I have already made a point that it makes little sense to prepare upfront full-detail requirements, but  more often than not one would want to do some upfront requirements definition/design – only enough to understand the scope of the project, inform architectural considerations as well as allow for very high-level sizing and estimation – never a commitment. Instead, as requirements are being produced and refined, they are also prioritised to make sure that more important functionality will be implemented before the more trivial.

So, where fixed price approach is trying to box requirements with time and cost constraints, T&M merely uses either or both of the constraints as a line which can easily be crossed (through trade-offs) while performing the task of continuous (re)prioritisation with the goal of delivering highest business value within the constraint.

So… what’s so great about T&M?

I believe that what a T&M contract does is create one simple thing, and that is a healthy collaborative environment that is critical to any project’s success. And it does so by correctly defining the two key ingredients of a good project:

  • Skill-set. The very reason for a client to consider a service provider is the need for specific skills (design, technological, IT architecture, project/programme management, etc.) that it lacks within its own organisation. And a vendor provides these skills at an agreed price – the daily rate.

  • Leadership in the form of requirements’ management, as it not only entails the direction of the product to be built, but also bears the responsibility of success or failure of the project. I believe it is self-deceit that this responsibility can be outsourced, or concentrated into a short effort before the beginning of the project.

No project will succeed without these two components. And if T&M provides a great basis for these working together, why the overhead of a fixed price?

Conclusion

This article is, without a doubt, very one-sided in favour of T&M contracts. And for a number of good reasons which, if I did a good or at least a decent job, are clear and indisputable. However, it would be wrong to say that there is no place for fixed price contracts – there certainly is.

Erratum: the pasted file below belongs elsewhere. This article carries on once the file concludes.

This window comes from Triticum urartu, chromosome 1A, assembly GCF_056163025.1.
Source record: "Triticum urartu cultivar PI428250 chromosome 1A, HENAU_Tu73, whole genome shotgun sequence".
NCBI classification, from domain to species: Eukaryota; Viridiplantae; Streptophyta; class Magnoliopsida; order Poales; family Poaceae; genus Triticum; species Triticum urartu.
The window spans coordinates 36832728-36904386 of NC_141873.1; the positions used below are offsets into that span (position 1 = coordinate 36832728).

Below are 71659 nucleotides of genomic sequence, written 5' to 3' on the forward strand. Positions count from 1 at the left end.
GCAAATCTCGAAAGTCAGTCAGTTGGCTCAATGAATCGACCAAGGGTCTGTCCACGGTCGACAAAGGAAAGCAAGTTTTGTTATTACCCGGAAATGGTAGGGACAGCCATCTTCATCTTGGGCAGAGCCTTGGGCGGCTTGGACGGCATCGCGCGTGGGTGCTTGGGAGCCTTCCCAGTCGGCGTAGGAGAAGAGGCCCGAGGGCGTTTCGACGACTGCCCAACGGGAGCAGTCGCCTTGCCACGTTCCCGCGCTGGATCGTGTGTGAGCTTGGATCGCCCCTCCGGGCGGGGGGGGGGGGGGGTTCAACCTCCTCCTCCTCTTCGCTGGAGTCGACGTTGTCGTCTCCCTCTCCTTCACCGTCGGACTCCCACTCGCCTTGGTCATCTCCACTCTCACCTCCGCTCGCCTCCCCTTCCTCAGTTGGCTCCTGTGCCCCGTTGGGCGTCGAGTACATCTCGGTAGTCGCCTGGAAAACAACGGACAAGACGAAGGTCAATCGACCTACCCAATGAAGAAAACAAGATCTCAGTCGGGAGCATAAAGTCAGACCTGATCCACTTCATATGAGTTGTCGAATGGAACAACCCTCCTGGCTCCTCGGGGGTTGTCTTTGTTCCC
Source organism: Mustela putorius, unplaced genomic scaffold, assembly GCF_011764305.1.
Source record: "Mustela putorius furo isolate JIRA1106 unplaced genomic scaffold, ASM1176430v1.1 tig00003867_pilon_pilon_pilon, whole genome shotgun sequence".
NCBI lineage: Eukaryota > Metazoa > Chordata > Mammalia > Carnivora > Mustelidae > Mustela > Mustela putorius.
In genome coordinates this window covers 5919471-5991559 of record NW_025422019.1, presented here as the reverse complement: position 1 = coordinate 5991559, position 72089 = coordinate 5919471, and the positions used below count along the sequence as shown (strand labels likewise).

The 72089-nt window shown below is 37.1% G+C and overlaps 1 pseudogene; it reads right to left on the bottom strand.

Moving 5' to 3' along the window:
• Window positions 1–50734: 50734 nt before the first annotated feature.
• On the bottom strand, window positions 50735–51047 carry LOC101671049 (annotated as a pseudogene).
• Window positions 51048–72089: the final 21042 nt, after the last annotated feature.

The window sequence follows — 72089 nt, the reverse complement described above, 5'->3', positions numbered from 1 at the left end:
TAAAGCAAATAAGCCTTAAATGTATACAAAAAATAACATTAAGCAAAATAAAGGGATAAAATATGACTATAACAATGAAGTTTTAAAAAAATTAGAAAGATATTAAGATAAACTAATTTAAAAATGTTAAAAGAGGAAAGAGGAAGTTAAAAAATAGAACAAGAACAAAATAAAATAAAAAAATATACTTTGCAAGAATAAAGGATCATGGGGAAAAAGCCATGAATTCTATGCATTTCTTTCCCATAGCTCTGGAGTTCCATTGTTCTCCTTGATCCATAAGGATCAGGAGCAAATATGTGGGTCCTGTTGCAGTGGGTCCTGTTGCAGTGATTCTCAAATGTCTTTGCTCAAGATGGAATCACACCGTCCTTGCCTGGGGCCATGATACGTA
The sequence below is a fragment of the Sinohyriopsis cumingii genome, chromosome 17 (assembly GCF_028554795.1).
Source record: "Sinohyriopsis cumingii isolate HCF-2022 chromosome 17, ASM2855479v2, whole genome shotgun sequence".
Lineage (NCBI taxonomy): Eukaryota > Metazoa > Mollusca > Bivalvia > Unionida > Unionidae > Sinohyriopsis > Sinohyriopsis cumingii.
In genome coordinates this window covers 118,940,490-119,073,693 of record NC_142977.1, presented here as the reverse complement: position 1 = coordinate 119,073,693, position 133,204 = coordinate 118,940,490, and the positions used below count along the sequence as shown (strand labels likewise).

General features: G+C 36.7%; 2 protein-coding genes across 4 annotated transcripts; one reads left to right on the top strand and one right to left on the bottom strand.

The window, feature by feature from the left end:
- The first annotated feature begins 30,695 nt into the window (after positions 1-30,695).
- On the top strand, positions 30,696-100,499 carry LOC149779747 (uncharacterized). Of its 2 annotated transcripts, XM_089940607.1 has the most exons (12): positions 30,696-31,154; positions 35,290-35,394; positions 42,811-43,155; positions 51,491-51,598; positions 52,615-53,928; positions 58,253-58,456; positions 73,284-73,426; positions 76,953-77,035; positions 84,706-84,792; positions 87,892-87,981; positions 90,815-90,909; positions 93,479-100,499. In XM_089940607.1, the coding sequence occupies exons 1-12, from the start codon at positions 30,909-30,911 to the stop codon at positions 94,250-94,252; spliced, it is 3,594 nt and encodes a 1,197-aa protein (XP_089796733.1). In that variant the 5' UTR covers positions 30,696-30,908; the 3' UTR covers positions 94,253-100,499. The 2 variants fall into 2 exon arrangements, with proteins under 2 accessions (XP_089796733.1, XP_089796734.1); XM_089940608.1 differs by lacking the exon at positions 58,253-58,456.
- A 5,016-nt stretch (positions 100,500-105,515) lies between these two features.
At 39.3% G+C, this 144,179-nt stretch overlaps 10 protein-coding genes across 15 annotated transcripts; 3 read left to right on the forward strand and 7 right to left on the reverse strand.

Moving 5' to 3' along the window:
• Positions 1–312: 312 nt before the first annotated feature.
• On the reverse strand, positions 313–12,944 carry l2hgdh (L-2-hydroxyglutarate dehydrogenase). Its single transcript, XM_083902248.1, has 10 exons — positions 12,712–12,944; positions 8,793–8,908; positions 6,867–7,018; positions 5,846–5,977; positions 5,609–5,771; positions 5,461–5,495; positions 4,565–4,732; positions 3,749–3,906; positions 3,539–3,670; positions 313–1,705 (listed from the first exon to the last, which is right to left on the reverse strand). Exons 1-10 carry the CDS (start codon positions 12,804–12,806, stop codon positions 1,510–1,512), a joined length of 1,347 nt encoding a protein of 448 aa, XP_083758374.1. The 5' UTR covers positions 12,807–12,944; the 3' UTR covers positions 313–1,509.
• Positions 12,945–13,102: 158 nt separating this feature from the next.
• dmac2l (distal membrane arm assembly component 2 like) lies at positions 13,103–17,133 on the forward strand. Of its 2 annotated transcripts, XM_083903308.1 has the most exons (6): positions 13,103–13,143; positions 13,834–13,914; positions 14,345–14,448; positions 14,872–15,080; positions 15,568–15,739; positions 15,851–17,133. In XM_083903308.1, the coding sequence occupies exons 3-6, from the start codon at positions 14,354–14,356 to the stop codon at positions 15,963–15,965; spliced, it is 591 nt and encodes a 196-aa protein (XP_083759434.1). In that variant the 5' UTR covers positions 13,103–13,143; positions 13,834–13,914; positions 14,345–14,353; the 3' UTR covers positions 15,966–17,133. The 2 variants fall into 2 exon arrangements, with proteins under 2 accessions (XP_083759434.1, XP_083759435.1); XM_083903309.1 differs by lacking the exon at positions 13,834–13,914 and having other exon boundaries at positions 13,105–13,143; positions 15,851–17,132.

What kind of project could qualify for a fixed price? A small one. How small is small enough? I believe the best way to gauge that is to see what project management approach you would feel more comfortable applying:

  • If the requirements are small, clear and detailed enough so that you can construct a robust waterfall plan that you are confident you will deliver with little slippage, then there’s no harm in going fixed price.

  • However, if you think that too much time would be wasted on getting a deep understanding of requirements at the outset of the project, and a resulting sequential plan still urges you to slap a big fat contingency on the price, then agile approach with a T&M contract seems a better candidate.

In any case, when you think about what services we normally buy for fixed price, it’s usually something relatively simple, something repetitive – a shoe sole to be repaired, a haircut, a wedding photographer hire even. However, you rarely expect a price upfront for fixing a car after an accident, or for legal services to draw up a proprietary contract without a raft of ‘if‘ clauses. Less so should we expect to give a fixed price for building software, which is neither simple nor repetitive. Agile approach to software delivery was invented for this exact reason that it is so difficult (virtually impossible) to plan out software for A to Z, and if you can’t plan it, you can’t reliably estimate and cost it.

Lessons-learned learned

lessons-learned

Like any self-respecting and forward-looking organisation involved with project management, we want to improve our practices and learn from our mistakes. Therefore we gladly embrace the concept of capturing lessons-learned during and after each project. We try to keep it simple in a basic form of a list of insights, remarks, failings as well as ideas on how we could perhaps do things better.